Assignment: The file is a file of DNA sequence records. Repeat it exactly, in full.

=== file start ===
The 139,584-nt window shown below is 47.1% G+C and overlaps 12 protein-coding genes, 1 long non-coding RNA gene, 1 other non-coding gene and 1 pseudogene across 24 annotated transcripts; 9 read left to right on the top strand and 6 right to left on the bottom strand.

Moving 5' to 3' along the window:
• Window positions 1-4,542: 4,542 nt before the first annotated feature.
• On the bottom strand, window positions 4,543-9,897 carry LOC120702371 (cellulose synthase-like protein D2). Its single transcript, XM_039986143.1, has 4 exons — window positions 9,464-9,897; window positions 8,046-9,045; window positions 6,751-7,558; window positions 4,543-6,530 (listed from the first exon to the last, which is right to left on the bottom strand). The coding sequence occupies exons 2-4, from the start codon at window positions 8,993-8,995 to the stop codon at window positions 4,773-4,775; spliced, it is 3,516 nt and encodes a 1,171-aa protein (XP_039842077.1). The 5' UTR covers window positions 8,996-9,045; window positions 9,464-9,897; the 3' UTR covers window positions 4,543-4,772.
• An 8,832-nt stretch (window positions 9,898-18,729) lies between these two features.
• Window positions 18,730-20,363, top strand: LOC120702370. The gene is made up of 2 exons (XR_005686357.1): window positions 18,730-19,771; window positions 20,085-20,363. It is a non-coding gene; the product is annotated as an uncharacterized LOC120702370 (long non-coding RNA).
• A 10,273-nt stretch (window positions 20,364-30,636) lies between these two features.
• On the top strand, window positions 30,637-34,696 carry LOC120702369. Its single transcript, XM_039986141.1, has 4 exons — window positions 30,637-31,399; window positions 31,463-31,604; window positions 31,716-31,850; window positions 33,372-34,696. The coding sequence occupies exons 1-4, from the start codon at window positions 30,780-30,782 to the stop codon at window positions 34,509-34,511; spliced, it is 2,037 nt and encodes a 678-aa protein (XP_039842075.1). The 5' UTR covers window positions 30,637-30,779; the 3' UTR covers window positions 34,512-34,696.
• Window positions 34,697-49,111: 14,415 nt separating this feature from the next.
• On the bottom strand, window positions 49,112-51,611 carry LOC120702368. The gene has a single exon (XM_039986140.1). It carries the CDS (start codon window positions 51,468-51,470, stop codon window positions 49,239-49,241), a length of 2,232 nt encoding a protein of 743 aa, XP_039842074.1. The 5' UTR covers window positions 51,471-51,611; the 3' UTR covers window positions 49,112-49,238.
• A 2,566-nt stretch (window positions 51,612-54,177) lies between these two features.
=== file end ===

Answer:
The 139,584-nt window shown below is 47.1% G+C and overlaps 12 protein-coding genes, 1 long non-coding RNA gene, 1 other non-coding gene and 1 pseudogene across 24 annotated transcripts; 9 read left to right on the top strand and 6 right to left on the bottom strand.

Moving 5' to 3' along the window:
• Window positions 1-4,542: 4,542 nt before the first annotated feature.
• On the bottom strand, window positions 4,543-9,897 carry LOC120702371 (cellulose synthase-like protein D2). Its single transcript, XM_039986143.1, has 4 exons — window positions 9,464-9,897; window positions 8,046-9,045; window positions 6,751-7,558; window positions 4,543-6,530 (listed from the first exon to the last, which is right to left on the bottom strand). The coding sequence occupies exons 2-4, from the start codon at window positions 8,993-8,995 to the stop codon at window positions 4,773-4,775; spliced, it is 3,516 nt and encodes a 1,171-aa protein (XP_039842077.1). The 5' UTR covers window positions 8,996-9,045; window positions 9,464-9,897; the 3' UTR covers window positions 4,543-4,772.
• An 8,832-nt stretch (window positions 9,898-18,729) lies between these two features.
• Window positions 18,730-20,363, top strand: LOC120702370. The gene is made up of 2 exons (XR_005686357.1): window positions 18,730-19,771; window positions 20,085-20,363. It is a non-coding gene; the product is annotated as an uncharacterized LOC120702370 (long non-coding RNA).
• A 10,273-nt stretch (window positions 20,364-30,636) lies between these two features.
• On the top strand, window positions 30,637-34,696 carry LOC120702369. Its single transcript, XM_039986141.1, has 4 exons — window positions 30,637-31,399; window positions 31,463-31,604; window positions 31,716-31,850; window positions 33,372-34,696. The coding sequence occupies exons 1-4, from the start codon at window positions 30,780-30,782 to the stop codon at window positions 34,509-34,511; spliced, it is 2,037 nt and encodes a 678-aa protein (XP_039842075.1). The 5' UTR covers window positions 30,637-30,779; the 3' UTR covers window positions 34,512-34,696.
• Window positions 34,697-49,111: 14,415 nt separating this feature from the next.
• On the bottom strand, window positions 49,112-51,611 carry LOC120702368. The gene has a single exon (XM_039986140.1). It carries the CDS (start codon window positions 51,468-51,470, stop codon window positions 49,239-49,241), a length of 2,232 nt encoding a protein of 743 aa, XP_039842074.1. The 5' UTR covers window positions 51,471-51,611; the 3' UTR covers window positions 49,112-49,238.
• A 2,566-nt stretch (window positions 51,612-54,177) lies between these two features.